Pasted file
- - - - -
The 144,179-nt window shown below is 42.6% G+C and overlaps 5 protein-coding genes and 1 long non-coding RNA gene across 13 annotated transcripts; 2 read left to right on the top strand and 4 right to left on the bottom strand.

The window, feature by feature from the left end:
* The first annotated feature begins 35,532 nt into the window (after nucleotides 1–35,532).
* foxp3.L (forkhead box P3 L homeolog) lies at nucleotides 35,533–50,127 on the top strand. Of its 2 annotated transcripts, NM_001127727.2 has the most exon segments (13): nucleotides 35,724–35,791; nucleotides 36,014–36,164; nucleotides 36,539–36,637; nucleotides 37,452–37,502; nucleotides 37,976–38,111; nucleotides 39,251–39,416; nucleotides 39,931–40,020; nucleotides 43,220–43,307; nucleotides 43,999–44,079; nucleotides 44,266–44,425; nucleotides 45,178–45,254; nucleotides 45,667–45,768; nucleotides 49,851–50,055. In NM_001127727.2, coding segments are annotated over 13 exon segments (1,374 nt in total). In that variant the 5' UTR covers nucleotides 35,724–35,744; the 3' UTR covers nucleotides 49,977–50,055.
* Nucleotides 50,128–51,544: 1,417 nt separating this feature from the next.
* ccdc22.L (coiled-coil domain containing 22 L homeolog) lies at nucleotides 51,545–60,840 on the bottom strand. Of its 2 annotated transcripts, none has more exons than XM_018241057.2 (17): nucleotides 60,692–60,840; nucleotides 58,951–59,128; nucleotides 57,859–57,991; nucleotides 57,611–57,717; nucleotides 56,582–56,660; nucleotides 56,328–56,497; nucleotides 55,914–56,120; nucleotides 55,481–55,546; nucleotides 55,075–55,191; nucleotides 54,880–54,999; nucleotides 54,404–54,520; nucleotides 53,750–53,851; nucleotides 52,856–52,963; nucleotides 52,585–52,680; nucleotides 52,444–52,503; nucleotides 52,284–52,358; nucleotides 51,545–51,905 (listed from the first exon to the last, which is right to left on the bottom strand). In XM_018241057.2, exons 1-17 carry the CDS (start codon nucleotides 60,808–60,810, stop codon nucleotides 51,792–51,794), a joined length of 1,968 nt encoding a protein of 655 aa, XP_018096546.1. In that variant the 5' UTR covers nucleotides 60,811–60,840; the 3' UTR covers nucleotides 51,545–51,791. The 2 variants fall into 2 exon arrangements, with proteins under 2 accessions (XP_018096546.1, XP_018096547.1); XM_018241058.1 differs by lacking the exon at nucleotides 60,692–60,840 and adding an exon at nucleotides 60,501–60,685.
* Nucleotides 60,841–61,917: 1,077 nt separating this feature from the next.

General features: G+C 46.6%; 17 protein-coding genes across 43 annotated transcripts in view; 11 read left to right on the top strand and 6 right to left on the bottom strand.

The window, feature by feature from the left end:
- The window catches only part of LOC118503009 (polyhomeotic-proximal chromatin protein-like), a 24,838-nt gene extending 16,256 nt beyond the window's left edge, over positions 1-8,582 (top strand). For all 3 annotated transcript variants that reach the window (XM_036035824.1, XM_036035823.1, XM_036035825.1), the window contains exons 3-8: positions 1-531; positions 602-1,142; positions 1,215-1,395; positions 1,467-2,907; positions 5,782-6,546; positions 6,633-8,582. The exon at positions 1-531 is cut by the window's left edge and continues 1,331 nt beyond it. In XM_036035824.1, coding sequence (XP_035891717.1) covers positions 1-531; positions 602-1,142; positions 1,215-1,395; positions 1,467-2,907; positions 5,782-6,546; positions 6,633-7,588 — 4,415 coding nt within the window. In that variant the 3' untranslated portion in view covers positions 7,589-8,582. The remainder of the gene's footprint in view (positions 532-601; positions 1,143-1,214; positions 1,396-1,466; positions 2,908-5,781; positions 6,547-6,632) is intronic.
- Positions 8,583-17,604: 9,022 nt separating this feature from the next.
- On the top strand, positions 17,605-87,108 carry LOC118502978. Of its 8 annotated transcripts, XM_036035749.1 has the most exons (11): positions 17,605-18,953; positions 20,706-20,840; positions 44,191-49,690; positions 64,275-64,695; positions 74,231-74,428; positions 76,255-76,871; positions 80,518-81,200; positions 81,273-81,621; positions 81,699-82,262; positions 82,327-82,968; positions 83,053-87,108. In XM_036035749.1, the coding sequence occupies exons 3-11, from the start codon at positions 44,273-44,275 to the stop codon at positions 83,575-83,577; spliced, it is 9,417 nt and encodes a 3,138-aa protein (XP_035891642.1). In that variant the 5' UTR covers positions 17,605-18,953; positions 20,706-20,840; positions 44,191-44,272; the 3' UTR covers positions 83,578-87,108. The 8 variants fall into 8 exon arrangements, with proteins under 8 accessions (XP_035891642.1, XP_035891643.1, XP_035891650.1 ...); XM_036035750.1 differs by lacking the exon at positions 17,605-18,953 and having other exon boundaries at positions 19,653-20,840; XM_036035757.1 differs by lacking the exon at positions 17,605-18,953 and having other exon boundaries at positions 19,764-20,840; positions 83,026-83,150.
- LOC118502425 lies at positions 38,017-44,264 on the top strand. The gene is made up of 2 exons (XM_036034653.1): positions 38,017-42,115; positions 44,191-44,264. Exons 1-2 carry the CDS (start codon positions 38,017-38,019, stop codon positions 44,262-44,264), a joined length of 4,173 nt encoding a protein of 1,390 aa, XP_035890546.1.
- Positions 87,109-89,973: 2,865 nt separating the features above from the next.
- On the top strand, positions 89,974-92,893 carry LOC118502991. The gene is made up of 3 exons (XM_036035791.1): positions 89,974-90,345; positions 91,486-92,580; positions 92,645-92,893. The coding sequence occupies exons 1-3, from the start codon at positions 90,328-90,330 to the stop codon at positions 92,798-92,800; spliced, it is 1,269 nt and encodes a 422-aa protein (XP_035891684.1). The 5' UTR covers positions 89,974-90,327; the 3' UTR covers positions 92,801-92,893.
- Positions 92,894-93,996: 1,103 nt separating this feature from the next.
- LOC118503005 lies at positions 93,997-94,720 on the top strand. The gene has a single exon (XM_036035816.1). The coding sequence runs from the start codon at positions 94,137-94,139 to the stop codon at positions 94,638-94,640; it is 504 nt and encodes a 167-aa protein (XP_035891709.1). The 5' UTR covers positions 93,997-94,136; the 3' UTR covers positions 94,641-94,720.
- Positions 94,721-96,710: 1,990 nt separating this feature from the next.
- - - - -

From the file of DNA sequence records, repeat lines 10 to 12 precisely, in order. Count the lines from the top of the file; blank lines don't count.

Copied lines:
- The window catches only part of LOC118503009 (polyhomeotic-proximal chromatin protein-like), a 24,838-nt gene extending 16,256 nt beyond the window's left edge, over positions 1-8,582 (top strand). For all 3 annotated transcript variants that reach the window (XM_036035824.1, XM_036035823.1, XM_036035825.1), the window contains exons 3-8: positions 1-531; positions 602-1,142; positions 1,215-1,395; positions 1,467-2,907; positions 5,782-6,546; positions 6,633-8,582. The exon at positions 1-531 is cut by the window's left edge and continues 1,331 nt beyond it. In XM_036035824.1, coding sequence (XP_035891717.1) covers positions 1-531; positions 602-1,142; positions 1,215-1,395; positions 1,467-2,907; positions 5,782-6,546; positions 6,633-7,588 — 4,415 coding nt within the window. In that variant the 3' untranslated portion in view covers positions 7,589-8,582. The remainder of the gene's footprint in view (positions 532-601; positions 1,143-1,214; positions 1,396-1,466; positions 2,908-5,781; positions 6,547-6,632) is intronic.
- Positions 8,583-17,604: 9,022 nt separating this feature from the next.
- On the top strand, positions 17,605-87,108 carry LOC118502978. Of its 8 annotated transcripts, XM_036035749.1 has the most exons (11): positions 17,605-18,953; positions 20,706-20,840; positions 44,191-49,690; positions 64,275-64,695; positions 74,231-74,428; positions 76,255-76,871; positions 80,518-81,200; positions 81,273-81,621; positions 81,699-82,262; positions 82,327-82,968; positions 83,053-87,108. In XM_036035749.1, the coding sequence occupies exons 3-11, from the start codon at positions 44,273-44,275 to the stop codon at positions 83,575-83,577; spliced, it is 9,417 nt and encodes a 3,138-aa protein (XP_035891642.1). In that variant the 5' UTR covers positions 17,605-18,953; positions 20,706-20,840; positions 44,191-44,272; the 3' UTR covers positions 83,578-87,108. The 8 variants fall into 8 exon arrangements, with proteins under 8 accessions (XP_035891642.1, XP_035891643.1, XP_035891650.1 ...); XM_036035750.1 differs by lacking the exon at positions 17,605-18,953 and having other exon boundaries at positions 19,653-20,840; XM_036035757.1 differs by lacking the exon at positions 17,605-18,953 and having other exon boundaries at positions 19,764-20,840; positions 83,026-83,150.